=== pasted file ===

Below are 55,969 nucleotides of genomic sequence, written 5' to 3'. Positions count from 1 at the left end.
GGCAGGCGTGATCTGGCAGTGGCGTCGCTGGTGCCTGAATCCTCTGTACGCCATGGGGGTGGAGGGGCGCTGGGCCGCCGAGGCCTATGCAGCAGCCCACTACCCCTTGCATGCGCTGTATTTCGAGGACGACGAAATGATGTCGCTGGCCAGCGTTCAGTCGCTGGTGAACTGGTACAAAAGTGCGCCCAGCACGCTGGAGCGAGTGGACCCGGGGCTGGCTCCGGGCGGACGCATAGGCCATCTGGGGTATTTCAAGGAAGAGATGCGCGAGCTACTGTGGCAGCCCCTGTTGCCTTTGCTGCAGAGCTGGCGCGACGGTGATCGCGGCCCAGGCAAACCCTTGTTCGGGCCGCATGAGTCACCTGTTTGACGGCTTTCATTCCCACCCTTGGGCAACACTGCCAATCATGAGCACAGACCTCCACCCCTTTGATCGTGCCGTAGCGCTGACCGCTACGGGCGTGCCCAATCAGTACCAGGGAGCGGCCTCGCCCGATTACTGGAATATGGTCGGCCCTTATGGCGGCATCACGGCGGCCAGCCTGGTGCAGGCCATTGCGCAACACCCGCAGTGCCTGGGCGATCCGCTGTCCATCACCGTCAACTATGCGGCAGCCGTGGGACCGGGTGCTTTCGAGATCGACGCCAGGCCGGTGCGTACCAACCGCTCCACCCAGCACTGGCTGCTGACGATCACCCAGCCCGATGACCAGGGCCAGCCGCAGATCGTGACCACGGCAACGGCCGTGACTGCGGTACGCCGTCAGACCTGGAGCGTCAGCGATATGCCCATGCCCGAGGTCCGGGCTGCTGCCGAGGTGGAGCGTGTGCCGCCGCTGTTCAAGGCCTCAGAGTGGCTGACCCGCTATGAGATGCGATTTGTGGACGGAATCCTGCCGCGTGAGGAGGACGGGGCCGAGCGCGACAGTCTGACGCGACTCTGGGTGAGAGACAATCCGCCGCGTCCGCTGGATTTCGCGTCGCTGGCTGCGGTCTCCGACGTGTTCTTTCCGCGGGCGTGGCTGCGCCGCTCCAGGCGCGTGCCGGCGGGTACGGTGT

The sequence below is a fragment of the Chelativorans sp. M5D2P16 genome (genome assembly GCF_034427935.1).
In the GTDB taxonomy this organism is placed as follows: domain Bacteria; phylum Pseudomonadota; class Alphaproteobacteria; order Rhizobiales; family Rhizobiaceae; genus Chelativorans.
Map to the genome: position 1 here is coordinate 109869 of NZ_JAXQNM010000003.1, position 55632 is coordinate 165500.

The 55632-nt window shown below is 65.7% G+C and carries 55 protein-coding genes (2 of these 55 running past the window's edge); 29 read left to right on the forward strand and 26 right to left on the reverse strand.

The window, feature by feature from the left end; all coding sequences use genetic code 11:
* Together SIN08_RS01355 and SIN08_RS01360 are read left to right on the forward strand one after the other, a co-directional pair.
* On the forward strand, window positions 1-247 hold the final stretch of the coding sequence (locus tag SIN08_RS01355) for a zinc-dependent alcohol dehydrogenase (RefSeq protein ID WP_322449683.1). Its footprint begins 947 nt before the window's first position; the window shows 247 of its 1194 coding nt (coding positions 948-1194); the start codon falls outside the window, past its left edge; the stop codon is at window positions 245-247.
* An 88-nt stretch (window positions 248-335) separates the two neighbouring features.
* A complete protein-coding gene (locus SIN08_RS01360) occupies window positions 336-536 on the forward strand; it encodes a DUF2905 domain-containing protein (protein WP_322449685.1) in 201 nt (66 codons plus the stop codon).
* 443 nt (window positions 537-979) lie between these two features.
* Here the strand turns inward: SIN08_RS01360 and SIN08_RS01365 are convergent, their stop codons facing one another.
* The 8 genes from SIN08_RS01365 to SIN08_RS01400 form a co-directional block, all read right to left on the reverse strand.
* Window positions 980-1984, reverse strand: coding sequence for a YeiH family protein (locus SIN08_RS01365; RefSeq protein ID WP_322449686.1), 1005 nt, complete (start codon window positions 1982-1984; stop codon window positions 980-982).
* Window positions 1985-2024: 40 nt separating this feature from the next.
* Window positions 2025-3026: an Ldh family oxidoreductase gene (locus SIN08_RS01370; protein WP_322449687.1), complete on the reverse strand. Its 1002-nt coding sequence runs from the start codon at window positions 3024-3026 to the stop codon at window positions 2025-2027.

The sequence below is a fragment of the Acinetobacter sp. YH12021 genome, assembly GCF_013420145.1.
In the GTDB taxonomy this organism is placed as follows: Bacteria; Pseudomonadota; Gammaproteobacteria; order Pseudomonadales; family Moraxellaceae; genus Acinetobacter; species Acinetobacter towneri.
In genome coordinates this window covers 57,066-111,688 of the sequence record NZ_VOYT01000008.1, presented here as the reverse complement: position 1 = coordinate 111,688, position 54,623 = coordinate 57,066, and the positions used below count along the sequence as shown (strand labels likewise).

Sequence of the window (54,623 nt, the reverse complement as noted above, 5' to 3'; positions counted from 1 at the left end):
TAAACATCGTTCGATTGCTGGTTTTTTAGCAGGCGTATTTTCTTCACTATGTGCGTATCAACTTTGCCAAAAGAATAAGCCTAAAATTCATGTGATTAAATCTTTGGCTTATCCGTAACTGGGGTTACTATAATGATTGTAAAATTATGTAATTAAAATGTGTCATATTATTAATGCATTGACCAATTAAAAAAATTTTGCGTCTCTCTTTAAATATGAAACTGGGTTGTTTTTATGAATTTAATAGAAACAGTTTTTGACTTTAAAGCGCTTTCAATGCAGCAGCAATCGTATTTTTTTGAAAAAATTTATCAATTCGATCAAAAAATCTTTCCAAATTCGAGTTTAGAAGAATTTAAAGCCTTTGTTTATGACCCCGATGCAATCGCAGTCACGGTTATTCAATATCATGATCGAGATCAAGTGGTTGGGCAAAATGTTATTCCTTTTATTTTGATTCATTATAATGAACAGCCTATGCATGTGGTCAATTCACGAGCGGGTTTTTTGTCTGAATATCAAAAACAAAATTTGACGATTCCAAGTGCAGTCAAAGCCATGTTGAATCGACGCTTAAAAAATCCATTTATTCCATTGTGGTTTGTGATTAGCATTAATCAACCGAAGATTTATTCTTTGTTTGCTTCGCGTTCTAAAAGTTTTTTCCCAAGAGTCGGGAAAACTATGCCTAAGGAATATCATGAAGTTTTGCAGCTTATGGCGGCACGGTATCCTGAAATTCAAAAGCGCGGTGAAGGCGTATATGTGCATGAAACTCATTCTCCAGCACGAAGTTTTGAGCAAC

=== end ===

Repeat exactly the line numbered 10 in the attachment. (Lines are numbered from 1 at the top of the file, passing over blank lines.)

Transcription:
* An 88-nt stretch (window positions 248-335) separates the two neighbouring features.